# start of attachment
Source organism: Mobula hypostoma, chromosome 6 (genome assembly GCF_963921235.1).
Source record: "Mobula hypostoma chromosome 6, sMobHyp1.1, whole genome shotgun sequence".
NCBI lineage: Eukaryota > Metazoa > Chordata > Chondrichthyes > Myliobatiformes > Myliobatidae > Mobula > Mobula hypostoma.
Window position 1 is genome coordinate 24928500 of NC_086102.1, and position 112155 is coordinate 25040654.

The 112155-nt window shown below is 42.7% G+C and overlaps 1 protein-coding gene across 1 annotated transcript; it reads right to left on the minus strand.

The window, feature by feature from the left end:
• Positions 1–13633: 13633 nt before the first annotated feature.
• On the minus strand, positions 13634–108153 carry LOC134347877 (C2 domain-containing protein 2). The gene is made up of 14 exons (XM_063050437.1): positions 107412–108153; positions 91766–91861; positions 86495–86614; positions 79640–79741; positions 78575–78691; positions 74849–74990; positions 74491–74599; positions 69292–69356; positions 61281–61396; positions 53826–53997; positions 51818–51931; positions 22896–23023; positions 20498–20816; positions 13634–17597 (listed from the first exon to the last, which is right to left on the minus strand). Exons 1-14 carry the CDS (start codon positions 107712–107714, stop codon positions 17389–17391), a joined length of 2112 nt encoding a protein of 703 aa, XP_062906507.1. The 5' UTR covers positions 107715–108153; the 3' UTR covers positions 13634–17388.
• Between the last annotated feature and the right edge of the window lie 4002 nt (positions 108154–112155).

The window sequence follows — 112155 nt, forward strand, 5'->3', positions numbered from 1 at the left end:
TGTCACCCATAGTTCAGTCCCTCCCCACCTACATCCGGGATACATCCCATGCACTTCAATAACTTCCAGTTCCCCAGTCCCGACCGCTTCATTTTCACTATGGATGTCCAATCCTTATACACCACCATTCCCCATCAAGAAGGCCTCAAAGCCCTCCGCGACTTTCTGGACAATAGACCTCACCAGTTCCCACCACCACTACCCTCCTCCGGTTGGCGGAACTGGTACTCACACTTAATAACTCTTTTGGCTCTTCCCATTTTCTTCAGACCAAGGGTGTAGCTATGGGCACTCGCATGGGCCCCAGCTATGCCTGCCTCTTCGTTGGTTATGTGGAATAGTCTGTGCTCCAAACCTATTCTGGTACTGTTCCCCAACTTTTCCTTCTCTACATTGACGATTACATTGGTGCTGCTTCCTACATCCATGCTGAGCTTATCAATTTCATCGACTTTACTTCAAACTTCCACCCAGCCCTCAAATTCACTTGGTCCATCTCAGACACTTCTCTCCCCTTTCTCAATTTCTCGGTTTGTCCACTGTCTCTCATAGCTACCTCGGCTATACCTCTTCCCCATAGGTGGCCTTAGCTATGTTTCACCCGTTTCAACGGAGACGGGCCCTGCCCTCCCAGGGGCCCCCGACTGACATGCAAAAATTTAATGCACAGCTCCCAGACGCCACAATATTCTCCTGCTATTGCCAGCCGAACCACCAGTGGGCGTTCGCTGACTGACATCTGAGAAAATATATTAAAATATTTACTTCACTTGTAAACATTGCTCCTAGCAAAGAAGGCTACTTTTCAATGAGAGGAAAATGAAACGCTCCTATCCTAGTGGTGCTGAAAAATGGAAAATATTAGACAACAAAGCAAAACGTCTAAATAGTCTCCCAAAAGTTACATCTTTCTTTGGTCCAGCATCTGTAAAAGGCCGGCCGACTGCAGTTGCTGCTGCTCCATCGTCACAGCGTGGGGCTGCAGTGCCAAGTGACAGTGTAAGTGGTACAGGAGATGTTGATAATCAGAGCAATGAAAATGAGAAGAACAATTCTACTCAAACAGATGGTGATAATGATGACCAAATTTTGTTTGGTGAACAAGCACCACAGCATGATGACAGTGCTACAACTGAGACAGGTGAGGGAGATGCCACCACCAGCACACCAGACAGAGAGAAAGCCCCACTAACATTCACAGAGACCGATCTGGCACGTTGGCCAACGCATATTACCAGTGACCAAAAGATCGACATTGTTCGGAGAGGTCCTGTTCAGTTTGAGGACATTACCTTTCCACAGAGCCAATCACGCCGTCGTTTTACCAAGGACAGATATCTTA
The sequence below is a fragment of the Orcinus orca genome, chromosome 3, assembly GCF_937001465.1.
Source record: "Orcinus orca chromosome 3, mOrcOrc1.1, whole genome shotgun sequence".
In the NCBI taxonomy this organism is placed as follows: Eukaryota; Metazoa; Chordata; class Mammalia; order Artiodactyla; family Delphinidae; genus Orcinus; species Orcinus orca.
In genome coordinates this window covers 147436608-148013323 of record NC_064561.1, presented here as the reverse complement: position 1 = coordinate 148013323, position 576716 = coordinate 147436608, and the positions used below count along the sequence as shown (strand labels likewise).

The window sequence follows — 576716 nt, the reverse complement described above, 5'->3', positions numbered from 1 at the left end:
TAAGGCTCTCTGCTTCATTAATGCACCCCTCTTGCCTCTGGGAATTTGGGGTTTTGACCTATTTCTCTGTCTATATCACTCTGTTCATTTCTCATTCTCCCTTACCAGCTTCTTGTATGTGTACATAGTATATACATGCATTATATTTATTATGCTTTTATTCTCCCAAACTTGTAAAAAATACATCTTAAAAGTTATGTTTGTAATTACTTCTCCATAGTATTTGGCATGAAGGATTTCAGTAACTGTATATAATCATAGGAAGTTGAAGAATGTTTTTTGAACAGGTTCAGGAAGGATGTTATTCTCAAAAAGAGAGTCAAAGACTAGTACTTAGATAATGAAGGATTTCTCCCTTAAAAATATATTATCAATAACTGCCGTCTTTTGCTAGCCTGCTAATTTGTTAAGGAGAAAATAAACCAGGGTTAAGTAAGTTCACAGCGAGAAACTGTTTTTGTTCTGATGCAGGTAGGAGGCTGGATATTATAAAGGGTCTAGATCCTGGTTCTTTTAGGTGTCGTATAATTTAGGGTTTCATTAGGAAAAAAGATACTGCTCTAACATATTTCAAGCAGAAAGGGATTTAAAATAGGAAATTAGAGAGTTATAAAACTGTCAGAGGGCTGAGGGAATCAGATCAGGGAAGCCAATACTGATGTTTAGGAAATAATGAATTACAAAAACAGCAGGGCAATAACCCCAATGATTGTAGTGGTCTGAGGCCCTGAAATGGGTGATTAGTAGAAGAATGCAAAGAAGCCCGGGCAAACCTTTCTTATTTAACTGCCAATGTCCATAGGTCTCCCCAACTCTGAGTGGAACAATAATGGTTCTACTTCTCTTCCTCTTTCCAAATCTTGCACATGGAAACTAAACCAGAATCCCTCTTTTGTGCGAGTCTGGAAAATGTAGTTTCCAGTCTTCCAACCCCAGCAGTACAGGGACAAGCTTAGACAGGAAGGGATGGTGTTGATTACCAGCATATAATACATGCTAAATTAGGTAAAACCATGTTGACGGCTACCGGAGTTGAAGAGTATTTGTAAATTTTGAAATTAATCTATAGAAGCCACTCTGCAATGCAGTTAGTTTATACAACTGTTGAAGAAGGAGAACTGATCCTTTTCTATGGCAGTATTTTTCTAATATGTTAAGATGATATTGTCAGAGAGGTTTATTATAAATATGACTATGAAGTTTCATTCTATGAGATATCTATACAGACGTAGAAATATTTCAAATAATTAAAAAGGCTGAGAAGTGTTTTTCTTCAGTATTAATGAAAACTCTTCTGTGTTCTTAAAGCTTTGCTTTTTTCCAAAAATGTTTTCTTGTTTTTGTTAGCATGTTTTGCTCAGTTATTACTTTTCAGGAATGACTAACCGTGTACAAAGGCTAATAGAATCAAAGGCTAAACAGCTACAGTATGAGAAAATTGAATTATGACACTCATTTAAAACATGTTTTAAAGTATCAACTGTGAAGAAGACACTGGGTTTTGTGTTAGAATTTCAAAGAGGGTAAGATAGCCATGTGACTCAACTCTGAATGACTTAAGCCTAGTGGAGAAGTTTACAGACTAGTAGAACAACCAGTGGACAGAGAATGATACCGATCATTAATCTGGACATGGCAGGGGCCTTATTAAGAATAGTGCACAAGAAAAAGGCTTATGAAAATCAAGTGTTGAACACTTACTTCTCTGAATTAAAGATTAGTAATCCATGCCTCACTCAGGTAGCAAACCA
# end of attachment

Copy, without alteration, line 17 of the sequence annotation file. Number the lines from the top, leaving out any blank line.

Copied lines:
TAAGGCTCTCTGCTTCATTAATGCACCCCTCTTGCCTCTGGGAATTTGGGGTTTTGACCTATTTCTCTGTCTATATCACTCTGTTCATTTCTCATTCTCCCTTACCAGCTTCTTGTATGTGTACATAGTATATACATGCATTATATTTATTATGCTTTTATTCTCCCAAACTTGTAAAAAATACATCTTAAAAGTTATGTTTGTAATTACTTCTCCATAGTATTTGGCATGAAGGATTTCAGTAACTGTATATAATCATAGGAAGTTGAAGAATGTTTTTTGAACAGGTTCAGGAAGGATGTTATTCTCAAAAAGAGAGTCAAAGACTAGTACTTAGATAATGAAGGATTTCTCCCTTAAAAATATATTATCAATAACTGCCGTCTTTTGCTAGCCTGCTAATTTGTTAAGGAGAAAATAAACCAGGGTTAAGTAAGTTCACAGCGAGAAACTGTTTTTGTTCTGATGCAGGTAGGAGGCTGGATATTATAAAGGGTCTAGATCCTGGTTCTTTTAGGTGTCGTATAATTTAGGGTTTCATTAGGAAAAAAGATACTGCTCTAACATATTTCAAGCAGAAAGGGATTTAAAATAGGAAATTAGAGAGTTATAAAACTGTCAGAGGGCTGAGGGAATCAGATCAGGGAAGCCAATACTGATGTTTAGGAAATAATGAATTACAAAAACAGCAGGGCAATAACCCCAATGATTGTAGTGGTCTGAGGCCCTGAAATGGGTGATTAGTAGAAGAATGCAAAGAAGCCCGGGCAAACCTTTCTTATTTAACTGCCAATGTCCATAGGTCTCCCCAACTCTGAGTGGAACAATAATGGTTCTACTTCTCTTCCTCTTTCCAAATCTTGCACATGGAAACTAAACCAGAATCCCTCTTTTGTGCGAGTCTGGAAAATGTAGTTTCCAGTCTTCCAACCCCAGCAGTACAGGGACAAGCTTAGACAGGAAGGGATGGTGTTGATTACCAGCATATAATACATGCTAAATTAGGTAAAACCATGTTGACGGCTACCGGAGTTGAAGAGTATTTGTAAATTTTGAAATTAATCTATAGAAGCCACTCTGCAATGCAGTTAGTTTATACAACTGTTGAAGAAGGAGAACTGATCCTTTTCTATGGCAGTATTTTTCTAATATGTTAAGATGATATTGTCAGAGAGGTTTATTATAAATATGACTATGAAGTTTCATTCTATGAGATATCTATACAGACGTAGAAATATTTCAAATAATTAAAAAGGCTGAGAAGTGTTTTTCTTCAGTATTAATGAAAACTCTTCTGTGTTCTTAAAGCTTTGCTTTTTTCCAAAAATGTTTTCTTGTTTTTGTTAGCATGTTTTGCTCAGTTATTACTTTTCAGGAATGACTAACCGTGTACAAAGGCTAATAGAATCAAAGGCTAAACAGCTACAGTATGAGAAAATTGAATTATGACACTCATTTAAAACATGTTTTAAAGTATCAACTGTGAAGAAGACACTGGGTTTTGTGTTAGAATTTCAAAGAGGGTAAGATAGCCATGTGACTCAACTCTGAATGACTTAAGCCTAGTGGAGAAGTTTACAGACTAGTAGAACAACCAGTGGACAGAGAATGATACCGATCATTAATCTGGACATGGCAGGGGCCTTATTAAGAATAGTGCACAAGAAAAAGGCTTATGAAAATCAAGTGTTGAACACTTACTTCTCTGAATTAAAGATTAGTAATCCATGCCTCACTCAGGTAGCAAACCA